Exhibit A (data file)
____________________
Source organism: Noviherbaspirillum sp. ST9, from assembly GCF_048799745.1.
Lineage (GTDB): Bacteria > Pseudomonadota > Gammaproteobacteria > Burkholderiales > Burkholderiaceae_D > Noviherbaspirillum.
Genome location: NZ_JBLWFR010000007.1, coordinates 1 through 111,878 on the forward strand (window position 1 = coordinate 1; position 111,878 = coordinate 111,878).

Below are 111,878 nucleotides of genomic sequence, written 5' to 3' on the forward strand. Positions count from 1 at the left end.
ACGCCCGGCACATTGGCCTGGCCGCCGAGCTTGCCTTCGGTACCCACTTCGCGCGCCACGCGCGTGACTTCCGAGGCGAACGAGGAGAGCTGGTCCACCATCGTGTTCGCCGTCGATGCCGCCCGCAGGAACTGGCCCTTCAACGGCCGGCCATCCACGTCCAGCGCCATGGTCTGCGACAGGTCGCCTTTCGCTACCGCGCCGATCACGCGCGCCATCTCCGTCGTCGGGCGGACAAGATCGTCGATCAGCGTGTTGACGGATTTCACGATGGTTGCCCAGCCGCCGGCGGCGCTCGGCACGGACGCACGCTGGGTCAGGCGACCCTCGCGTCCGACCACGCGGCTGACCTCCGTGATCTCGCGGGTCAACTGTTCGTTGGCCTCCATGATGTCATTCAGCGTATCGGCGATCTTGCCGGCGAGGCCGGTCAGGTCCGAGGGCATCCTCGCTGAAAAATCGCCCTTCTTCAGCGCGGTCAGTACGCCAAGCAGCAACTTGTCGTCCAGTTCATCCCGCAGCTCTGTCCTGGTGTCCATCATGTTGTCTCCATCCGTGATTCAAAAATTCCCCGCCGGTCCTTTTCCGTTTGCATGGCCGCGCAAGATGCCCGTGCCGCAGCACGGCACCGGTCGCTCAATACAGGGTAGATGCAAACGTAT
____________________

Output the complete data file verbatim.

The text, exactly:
Source organism: Noviherbaspirillum sp. ST9, from assembly GCF_048799745.1.
Lineage (GTDB): Bacteria > Pseudomonadota > Gammaproteobacteria > Burkholderiales > Burkholderiaceae_D > Noviherbaspirillum.
Genome location: NZ_JBLWFR010000007.1, coordinates 1 through 111,878 on the forward strand (window position 1 = coordinate 1; position 111,878 = coordinate 111,878).

Below are 111,878 nucleotides of genomic sequence, written 5' to 3' on the forward strand. Positions count from 1 at the left end.
ACGCCCGGCACATTGGCCTGGCCGCCGAGCTTGCCTTCGGTACCCACTTCGCGCGCCACGCGCGTGACTTCCGAGGCGAACGAGGAGAGCTGGTCCACCATCGTGTTCGCCGTCGATGCCGCCCGCAGGAACTGGCCCTTCAACGGCCGGCCATCCACGTCCAGCGCCATGGTCTGCGACAGGTCGCCTTTCGCTACCGCGCCGATCACGCGCGCCATCTCCGTCGTCGGGCGGACAAGATCGTCGATCAGCGTGTTGACGGATTTCACGATGGTTGCCCAGCCGCCGGCGGCGCTCGGCACGGACGCACGCTGGGTCAGGCGACCCTCGCGTCCGACCACGCGGCTGACCTCCGTGATCTCGCGGGTCAACTGTTCGTTGGCCTCCATGATGTCATTCAGCGTATCGGCGATCTTGCCGGCGAGGCCGGTCAGGTCCGAGGGCATCCTCGCTGAAAAATCGCCCTTCTTCAGCGCGGTCAGTACGCCAAGCAGCAACTTGTCGTCCAGTTCATCCCGCAGCTCTGTCCTGGTGTCCATCATGTTGTCTCCATCCGTGATTCAAAAATTCCCCGCCGGTCCTTTTCCGTTTGCATGGCCGCGCAAGATGCCCGTGCCGCAGCACGGCACCGGTCGCTCAATACAGGGTAGATGCAAACGTAT